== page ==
New classes of sensing principles and device architectures in the field of wearable and implantable biochemical sensors

A.J. Bandodkar
North Carolina State University,
United States

Keywords: wearable sensors, wireless electronics, microfluidics, personalized medicine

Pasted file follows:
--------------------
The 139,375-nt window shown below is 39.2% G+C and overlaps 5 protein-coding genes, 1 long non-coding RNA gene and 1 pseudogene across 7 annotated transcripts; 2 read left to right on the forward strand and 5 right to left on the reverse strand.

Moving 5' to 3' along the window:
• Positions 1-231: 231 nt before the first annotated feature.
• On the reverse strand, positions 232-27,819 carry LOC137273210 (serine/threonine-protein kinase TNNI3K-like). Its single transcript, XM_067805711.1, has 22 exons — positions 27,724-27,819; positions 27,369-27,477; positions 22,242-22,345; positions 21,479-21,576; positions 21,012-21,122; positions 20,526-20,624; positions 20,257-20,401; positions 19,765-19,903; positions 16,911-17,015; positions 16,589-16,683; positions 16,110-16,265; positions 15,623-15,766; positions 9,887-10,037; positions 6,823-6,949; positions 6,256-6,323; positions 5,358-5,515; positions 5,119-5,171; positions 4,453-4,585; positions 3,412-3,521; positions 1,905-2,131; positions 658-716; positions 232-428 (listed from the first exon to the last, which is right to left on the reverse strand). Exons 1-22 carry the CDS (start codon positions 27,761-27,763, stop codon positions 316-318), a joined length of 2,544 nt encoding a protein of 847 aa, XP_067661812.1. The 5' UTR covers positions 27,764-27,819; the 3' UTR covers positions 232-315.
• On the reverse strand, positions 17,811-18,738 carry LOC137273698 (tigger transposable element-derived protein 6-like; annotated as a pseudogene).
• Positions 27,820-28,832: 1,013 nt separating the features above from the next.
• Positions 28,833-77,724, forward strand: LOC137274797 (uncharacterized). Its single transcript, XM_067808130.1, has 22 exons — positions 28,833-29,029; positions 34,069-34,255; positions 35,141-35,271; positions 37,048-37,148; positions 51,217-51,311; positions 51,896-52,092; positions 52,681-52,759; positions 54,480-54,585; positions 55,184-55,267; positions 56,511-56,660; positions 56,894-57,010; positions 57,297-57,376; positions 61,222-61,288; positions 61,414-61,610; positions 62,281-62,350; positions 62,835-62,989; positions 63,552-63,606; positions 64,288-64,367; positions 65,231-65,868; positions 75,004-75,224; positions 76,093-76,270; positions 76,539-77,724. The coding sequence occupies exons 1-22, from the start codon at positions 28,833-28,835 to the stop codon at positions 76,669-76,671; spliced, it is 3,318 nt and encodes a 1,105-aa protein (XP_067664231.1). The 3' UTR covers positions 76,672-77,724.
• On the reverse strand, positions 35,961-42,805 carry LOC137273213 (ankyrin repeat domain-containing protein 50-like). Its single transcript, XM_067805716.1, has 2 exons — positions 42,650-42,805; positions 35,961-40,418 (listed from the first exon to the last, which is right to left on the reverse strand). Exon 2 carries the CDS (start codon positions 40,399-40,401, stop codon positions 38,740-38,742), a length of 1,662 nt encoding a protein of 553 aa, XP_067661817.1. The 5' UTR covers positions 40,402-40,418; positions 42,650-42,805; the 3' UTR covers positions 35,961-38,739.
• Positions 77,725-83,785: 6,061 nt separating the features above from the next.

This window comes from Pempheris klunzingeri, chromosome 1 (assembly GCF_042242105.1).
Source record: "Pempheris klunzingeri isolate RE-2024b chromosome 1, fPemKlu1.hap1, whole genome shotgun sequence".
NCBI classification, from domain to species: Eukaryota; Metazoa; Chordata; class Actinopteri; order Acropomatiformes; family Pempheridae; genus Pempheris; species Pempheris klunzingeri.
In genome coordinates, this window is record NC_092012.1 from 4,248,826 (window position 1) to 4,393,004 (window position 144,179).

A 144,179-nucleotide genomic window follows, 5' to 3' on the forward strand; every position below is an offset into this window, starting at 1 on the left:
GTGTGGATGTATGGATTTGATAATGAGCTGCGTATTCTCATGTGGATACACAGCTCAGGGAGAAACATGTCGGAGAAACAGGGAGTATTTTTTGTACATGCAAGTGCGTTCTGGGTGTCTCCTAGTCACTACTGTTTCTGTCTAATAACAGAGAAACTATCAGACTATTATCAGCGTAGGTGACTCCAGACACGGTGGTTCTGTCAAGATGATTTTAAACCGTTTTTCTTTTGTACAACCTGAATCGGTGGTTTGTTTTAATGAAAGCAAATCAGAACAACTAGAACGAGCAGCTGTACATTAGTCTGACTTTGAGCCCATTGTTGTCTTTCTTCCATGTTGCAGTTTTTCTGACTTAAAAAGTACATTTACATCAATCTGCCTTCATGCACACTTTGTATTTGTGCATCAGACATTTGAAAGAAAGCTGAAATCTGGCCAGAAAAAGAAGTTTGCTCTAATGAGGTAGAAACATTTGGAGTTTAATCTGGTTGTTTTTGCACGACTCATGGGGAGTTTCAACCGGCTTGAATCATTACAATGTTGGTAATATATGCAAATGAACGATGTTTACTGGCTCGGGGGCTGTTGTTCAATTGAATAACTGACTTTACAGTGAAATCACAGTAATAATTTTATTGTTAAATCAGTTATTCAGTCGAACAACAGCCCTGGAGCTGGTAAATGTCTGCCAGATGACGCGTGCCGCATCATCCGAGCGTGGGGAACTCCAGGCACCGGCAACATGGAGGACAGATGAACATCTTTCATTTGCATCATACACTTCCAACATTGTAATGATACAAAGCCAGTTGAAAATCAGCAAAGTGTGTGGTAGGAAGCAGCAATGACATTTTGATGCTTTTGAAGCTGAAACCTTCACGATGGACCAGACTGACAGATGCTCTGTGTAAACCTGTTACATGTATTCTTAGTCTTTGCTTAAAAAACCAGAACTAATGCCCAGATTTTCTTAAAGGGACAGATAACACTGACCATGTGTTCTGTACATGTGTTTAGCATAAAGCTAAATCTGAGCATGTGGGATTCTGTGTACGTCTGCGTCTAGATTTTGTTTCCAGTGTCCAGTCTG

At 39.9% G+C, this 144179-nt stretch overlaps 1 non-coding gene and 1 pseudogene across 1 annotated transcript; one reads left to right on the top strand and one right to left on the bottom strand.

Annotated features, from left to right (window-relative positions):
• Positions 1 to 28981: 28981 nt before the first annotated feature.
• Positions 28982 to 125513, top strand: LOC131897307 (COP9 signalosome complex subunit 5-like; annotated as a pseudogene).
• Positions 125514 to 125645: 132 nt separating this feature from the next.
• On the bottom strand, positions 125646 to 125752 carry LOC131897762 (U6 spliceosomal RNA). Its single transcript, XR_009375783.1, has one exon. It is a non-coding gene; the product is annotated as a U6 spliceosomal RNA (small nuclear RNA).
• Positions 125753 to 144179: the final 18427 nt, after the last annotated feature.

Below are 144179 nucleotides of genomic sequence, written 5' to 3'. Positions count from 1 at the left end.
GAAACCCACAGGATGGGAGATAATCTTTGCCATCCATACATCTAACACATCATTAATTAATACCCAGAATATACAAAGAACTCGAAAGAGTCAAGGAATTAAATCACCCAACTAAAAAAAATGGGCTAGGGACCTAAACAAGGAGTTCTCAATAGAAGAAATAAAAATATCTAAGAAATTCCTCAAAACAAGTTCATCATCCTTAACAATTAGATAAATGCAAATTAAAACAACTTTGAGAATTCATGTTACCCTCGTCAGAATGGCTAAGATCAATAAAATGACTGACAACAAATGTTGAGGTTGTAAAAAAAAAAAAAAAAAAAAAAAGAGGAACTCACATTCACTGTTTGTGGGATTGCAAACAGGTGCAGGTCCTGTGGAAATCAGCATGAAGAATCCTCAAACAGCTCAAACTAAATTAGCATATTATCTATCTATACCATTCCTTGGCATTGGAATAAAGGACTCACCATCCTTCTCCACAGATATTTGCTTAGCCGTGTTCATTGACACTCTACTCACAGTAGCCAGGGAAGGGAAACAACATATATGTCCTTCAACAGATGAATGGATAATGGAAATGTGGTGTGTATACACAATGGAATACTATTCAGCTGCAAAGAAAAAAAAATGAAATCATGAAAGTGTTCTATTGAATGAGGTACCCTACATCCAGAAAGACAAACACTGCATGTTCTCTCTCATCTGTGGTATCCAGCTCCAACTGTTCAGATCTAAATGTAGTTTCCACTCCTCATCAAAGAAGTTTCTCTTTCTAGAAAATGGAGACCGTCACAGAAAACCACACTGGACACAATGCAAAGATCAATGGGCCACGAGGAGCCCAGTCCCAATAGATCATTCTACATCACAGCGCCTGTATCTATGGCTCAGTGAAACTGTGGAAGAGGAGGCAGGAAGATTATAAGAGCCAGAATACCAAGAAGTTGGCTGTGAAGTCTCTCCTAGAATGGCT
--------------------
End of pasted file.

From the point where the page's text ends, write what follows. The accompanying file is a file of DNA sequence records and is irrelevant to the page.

Wearable and implantable sensors are gaining traction for longitudinal monitoring of the human body. While the benefits of such sensors are immense, they typically face issues pertaining to their bulky size, need for complex electronics, and power sources with large footprints. Chemical sensing has additional challenges such as the need for sample pretreatment, multi-step detection principles, and dependence on kinetics-controlled reactions that make it hard to obtain accurate results. Overcoming these challenges is crucial for the use of these emerging classes of sensors for applications in translational medicine. In this talk, I will describe the various strategies that my group is investigating to provide practical solutions to these grand challenges. I will discuss advanced wearable microfluidics embedded with passive/active pumps and valves for on-demand sampling, miniaturized self-powered sensors inspired by biofuel cell technology, and wireless battery-free electronics that can be interfaced with the skin or completely embedded inside the body. I will demonstrate how these solutions are being presently applied to real-life scenarios with data from human and animal studies.